Latest Issue

Missional Strategy – The Why

This past Sunday, I started a new series of sermons called “Missional Strategy – Why we do what we do the way we do it.” I think I chose this topic partly because the pandemic is winding down, partly because our church is on the threshold of some new opportunities, and partly because mission drift is inevitable. Whatever the reason, it’s always a good organizational discipline to revisit missional strategy.

Every organization has a why that defines its reason for existence. For the Church, it is the making of disciples of Jesus Christ. Jesus described the why of the church this way,

All authority in heaven and on earth has been given to me. Therefore go and make disciples of all nations, baptizing them in the name of the Father and of the Son and of the Holy Spirit, and teaching them to obey everything I have commanded you. And surely I am with you always, to the very end of the age. Matthew 28:18-20

Paul the Apostle spoke of the why this way,

All this is from God, who reconciled us to himself through Christ and gave us the ministry of reconciliation: that God was reconciling the world to himself in Christ, not counting people’s sins against them. And he has committed to us the message of reconciliation. We are, therefore, Christ’s ambassadors, as though God were making his appeal through us. II Corinthians 5:18-20

The why is the reason we exist. It is our primary mission. It guides every decision we make and energizes every action we take – or at least it should.

Jesus gave the Church two primary directives in the mission of making disciples: baptizing and teaching.


Long before baptism, God’s saving grace was already drawing the believer. This is why Paul declared in Ephesians 2:8 that God’s grace alone saves us, “For it is by grace you have been saved, through faith — and this is not from yourselves, it is the gift of God.”

Baptism is a definitive outward declaration of faith in Jesus Christ. Like birth, it marks the completion of the first stage of a disciple’s life. A baptism is a testimony to the saving grace of God. Church, if we’re willing, we can be a channel of that grace.

In fact, the call to baptize is actually a command to be a channel of saving grace. We can’t save anyone, but God’s grace flowing freely through us can. Like water, saving grace flows naturally to the lowest point – and it reaches everyone. We tend to shy away from it because building relationships with the lost can be very messy. Friends, are we willing to let saving grace flow — even if it takes risk, opens us to ridicule, exposes us to drama, or puts us with people we’re not comfortable being with?

For the Church, the first key missional question is, “How are we allowing God’s saving grace to flow through us into our mission field?”


God provides transformational grace to mature the infant believer into an approved worker in the mission. Being a Christian isn’t just about being saved; it’s also about being transformed so we, too, can become successful in the mission. Listen as Paul makes this point abundantly clear:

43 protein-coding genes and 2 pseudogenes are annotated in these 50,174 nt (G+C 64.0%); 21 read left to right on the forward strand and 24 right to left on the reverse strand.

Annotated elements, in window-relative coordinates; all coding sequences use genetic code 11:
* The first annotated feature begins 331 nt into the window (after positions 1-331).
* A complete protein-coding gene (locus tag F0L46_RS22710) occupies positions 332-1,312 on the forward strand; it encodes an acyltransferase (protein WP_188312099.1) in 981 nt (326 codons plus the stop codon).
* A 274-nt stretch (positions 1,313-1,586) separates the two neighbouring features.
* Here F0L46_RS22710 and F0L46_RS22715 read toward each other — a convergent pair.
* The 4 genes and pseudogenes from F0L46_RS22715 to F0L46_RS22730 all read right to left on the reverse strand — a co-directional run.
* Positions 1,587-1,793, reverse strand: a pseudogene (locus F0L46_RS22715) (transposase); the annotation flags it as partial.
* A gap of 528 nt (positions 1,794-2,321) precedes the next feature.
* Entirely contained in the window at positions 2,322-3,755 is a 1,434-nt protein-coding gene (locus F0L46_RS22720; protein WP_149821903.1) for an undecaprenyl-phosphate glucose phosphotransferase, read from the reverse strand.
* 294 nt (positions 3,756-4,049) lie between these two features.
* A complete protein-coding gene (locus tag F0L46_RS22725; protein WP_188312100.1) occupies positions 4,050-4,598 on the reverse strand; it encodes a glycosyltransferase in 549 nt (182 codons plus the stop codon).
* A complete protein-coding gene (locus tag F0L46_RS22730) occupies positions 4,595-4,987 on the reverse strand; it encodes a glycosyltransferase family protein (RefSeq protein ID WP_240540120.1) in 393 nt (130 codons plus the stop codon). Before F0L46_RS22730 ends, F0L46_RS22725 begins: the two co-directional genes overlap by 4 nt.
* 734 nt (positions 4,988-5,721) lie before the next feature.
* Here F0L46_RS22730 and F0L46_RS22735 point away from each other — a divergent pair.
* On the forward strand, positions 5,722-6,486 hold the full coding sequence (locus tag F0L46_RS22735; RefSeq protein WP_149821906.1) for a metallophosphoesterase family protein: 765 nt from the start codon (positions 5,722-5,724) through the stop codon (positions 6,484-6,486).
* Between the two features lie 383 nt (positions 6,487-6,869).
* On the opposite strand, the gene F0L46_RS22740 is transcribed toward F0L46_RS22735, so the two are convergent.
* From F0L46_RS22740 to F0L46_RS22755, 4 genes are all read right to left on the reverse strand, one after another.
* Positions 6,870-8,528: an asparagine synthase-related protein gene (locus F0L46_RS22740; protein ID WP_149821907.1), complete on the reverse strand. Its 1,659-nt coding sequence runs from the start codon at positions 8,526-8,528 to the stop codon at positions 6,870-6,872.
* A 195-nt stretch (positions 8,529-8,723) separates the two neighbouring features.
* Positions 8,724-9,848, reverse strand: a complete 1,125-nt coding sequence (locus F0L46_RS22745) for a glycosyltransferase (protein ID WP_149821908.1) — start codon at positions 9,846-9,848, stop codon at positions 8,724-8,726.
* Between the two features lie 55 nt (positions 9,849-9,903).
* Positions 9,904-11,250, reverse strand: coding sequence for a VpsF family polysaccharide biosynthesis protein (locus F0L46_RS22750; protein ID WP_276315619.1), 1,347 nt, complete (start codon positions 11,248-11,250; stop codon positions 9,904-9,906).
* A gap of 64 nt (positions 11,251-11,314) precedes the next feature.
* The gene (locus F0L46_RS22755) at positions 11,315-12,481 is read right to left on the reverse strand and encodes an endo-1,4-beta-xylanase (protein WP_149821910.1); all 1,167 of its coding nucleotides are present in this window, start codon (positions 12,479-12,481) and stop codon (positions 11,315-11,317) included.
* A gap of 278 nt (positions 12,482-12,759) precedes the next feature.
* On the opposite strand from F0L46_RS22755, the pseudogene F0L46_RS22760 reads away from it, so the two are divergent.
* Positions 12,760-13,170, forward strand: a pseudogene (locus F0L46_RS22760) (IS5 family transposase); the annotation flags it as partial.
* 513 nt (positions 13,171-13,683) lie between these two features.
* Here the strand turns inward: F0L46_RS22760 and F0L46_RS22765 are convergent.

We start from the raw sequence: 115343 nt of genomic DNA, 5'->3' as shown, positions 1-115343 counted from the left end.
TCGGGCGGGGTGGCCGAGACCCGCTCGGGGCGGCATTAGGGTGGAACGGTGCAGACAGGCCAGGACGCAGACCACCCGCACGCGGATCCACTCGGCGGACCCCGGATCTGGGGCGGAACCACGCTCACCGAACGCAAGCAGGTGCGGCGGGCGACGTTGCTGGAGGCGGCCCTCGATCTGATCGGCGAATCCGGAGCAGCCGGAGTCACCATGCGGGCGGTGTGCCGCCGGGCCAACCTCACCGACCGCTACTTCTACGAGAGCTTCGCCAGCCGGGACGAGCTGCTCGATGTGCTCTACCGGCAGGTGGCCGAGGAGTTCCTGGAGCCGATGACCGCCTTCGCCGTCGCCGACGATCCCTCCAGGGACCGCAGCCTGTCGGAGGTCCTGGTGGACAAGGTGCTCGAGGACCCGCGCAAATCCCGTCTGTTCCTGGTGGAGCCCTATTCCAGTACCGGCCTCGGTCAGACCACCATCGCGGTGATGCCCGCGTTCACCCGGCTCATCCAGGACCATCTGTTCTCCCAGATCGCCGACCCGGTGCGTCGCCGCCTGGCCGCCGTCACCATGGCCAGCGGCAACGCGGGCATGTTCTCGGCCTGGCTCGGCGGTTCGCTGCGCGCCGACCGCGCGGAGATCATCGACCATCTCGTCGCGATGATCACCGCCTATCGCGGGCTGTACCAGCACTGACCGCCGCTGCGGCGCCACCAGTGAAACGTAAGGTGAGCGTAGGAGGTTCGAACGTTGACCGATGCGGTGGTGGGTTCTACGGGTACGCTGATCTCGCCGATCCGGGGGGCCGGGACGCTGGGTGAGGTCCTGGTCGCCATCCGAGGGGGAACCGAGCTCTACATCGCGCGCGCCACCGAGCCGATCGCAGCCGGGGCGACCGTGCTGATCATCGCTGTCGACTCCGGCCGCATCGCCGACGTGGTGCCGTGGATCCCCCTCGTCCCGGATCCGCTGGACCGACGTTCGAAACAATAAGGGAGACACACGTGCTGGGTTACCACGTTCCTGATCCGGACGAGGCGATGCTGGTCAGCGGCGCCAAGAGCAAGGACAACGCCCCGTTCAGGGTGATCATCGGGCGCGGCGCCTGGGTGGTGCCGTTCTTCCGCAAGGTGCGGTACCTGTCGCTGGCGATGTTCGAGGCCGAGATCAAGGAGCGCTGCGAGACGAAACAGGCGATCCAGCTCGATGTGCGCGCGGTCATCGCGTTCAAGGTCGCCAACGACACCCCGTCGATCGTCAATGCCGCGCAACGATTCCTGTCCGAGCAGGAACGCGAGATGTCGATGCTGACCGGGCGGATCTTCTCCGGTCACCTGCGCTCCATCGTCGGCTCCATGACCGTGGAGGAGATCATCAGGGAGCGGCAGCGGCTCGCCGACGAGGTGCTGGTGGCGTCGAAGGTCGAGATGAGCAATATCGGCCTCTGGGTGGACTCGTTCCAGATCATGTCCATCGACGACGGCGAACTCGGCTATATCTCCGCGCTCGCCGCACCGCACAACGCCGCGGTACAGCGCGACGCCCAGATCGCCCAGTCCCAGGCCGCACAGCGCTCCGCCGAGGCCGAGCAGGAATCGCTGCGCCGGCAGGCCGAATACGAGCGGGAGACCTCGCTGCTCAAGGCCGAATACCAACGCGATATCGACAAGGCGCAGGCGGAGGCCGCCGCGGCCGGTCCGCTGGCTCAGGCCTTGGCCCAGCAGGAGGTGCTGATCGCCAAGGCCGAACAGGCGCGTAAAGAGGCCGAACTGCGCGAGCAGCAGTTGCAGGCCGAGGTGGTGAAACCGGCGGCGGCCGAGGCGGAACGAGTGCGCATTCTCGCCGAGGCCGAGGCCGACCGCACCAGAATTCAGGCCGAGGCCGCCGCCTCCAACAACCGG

Therefore, I urge you, brothers and sisters, in view of God’s mercy, to offer your bodies as a living sacrifice, holy and pleasing to God — this is your true and proper worship. Do not conform to the pattern of this world, but be transformed by the renewing of your mind. Then you will be able to test and approve what God’s will is — his good, pleasing and perfect will. Romans 12:1-2

Then we will no longer be infants, tossed back and forth by the waves, and blown here and there by every wind of teaching and by the cunning and craftiness of people in their deceitful scheming. Instead of speaking the truth in love, we will grow to become in every respect the mature body of him who is the head, that is, Christ. From him, the whole body joined and held together by every supporting ligament, grows and builds itself up in love as each part does its work. Ephesians 4:14-16

Do your best to present yourself to God as one approved, a worker who does not need to be ashamed and who correctly handles the word of truth. II Timothy 2:15

Jesus instructed His Church to be a channel of His transformational grace by teaching believers to obey everything He commanded. That’s a tall order, and the church has the job of getting it done. Being effective in teaching requires relationships — and that requires emotional involvement and the sacrifice of time and energy. Are we willing to let transformational grace flow even if it costs us dearly?

For the Church, the second missional question is, “How are we allowing God’s transformational grace to flow through us to raise up mature and obedient disciples of Jesus Christ?”

Zig Ziglar once said, “If you aim at nothing, you will hit it every time.” Church, what are we aiming for? Can we see the target? Have we clearly defined it? With the pandemic fading into the past, this is a prime opportunity for all of us to refocus on the mission of the Church. Knowing the why will help guide us into a fruitful future!